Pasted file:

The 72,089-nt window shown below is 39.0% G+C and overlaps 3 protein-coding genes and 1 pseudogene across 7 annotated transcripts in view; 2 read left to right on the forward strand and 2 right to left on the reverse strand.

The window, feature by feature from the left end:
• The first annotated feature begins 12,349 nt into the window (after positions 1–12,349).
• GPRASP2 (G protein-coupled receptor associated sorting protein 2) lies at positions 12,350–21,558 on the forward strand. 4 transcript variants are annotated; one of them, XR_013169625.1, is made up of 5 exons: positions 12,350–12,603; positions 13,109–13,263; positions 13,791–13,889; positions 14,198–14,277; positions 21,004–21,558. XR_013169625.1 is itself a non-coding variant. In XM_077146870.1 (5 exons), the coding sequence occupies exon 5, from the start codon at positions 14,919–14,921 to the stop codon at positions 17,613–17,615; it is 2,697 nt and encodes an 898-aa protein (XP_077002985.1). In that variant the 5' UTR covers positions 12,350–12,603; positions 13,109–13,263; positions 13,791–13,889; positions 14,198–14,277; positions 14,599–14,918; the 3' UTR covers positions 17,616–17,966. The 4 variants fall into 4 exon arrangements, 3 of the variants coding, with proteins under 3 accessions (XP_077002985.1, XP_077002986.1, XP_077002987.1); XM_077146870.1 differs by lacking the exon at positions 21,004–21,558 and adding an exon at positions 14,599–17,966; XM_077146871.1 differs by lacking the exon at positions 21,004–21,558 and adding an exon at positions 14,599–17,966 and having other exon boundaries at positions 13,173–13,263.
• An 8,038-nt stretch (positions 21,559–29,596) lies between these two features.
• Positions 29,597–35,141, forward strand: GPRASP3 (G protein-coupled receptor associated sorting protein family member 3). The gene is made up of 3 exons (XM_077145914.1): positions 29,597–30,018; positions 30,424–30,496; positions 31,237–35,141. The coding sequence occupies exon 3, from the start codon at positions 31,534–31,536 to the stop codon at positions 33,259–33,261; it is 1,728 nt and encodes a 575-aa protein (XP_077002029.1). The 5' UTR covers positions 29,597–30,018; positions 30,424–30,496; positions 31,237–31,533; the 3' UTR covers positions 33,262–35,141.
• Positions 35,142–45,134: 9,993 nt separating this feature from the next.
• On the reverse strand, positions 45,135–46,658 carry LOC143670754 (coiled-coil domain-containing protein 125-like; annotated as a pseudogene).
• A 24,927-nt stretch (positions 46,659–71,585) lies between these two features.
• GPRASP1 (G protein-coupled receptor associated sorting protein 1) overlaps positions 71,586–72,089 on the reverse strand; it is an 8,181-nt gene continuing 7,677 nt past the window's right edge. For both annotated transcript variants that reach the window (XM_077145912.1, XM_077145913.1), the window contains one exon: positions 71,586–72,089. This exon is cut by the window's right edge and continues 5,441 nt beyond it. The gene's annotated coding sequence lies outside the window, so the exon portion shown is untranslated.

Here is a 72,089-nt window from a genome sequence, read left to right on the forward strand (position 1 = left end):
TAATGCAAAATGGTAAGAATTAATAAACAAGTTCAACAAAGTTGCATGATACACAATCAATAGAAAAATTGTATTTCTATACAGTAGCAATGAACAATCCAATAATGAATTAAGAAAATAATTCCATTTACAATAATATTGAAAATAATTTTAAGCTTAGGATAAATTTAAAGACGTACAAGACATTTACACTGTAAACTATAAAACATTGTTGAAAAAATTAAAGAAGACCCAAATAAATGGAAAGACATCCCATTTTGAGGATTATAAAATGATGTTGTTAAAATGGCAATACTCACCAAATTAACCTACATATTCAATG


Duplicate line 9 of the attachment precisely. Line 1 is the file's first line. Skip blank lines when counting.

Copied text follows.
• A 24,927-nt stretch (positions 46,659–71,585) lies between these two features.